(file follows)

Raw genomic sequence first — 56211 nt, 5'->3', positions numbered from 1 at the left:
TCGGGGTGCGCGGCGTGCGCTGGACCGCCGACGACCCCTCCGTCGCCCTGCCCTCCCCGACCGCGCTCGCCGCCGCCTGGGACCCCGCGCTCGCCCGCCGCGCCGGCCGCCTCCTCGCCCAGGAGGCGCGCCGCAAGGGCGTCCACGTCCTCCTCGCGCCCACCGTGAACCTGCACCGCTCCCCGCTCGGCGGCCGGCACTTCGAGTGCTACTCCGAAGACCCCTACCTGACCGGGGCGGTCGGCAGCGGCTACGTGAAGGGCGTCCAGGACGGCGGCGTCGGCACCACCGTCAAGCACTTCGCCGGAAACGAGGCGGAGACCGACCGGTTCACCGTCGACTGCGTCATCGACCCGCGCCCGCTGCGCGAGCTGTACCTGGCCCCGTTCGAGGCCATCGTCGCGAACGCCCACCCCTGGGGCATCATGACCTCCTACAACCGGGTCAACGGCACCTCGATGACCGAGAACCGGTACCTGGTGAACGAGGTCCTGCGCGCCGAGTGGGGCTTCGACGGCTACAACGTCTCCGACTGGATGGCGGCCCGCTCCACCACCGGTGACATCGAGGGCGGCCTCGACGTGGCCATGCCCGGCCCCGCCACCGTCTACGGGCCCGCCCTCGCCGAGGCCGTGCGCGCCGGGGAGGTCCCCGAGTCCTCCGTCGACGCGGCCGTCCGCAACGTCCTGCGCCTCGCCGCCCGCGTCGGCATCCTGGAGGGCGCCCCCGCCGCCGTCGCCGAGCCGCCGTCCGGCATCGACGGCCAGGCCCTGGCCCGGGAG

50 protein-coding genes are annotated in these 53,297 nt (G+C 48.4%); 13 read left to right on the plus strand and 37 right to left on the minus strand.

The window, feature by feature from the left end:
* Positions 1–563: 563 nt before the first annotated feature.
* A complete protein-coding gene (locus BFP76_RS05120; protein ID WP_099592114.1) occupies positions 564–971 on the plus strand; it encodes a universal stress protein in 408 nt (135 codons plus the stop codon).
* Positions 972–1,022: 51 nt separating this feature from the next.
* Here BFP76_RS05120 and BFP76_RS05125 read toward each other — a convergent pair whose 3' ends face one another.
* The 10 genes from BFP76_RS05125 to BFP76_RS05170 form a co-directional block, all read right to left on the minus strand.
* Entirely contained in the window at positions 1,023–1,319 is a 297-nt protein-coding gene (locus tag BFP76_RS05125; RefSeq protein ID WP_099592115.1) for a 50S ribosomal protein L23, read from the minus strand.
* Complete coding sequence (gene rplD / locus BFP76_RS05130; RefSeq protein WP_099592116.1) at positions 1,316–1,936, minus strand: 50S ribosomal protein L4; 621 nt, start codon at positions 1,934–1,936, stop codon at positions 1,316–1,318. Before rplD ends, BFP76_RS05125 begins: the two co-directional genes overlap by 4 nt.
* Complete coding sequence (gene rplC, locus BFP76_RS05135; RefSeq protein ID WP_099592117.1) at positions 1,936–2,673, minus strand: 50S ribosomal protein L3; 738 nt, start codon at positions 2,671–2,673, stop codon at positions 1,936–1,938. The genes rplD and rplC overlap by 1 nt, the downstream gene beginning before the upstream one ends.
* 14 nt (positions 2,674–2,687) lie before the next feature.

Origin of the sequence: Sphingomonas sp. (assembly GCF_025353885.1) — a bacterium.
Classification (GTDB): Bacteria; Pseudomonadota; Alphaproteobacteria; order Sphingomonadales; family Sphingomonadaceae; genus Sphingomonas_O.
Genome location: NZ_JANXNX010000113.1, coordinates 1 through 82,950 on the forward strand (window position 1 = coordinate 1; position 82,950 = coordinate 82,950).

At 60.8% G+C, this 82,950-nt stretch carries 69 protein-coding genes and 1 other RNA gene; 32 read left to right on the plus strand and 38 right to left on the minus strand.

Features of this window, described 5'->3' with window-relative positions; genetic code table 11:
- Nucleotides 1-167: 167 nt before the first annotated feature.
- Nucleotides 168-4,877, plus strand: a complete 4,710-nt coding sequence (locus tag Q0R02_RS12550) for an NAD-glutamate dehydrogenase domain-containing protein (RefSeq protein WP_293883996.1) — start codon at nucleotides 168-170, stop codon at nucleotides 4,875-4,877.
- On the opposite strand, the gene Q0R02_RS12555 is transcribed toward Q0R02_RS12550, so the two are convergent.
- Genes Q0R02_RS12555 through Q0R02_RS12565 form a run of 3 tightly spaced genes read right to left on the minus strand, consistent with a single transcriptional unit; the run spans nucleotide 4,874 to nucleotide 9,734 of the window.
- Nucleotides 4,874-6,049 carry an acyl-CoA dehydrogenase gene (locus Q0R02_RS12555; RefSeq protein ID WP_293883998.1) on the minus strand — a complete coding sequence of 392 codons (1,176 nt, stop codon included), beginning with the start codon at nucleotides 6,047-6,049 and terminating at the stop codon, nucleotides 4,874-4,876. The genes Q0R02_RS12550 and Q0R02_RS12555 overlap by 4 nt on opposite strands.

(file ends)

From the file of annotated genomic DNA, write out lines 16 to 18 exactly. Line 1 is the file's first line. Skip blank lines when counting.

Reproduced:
Genome location: NZ_JANXNX010000113.1, coordinates 1 through 82,950 on the forward strand (window position 1 = coordinate 1; position 82,950 = coordinate 82,950).

At 60.8% G+C, this 82,950-nt stretch carries 69 protein-coding genes and 1 other RNA gene; 32 read left to right on the plus strand and 38 right to left on the minus strand.

Features of this window, described 5'->3' with window-relative positions; genetic code table 11: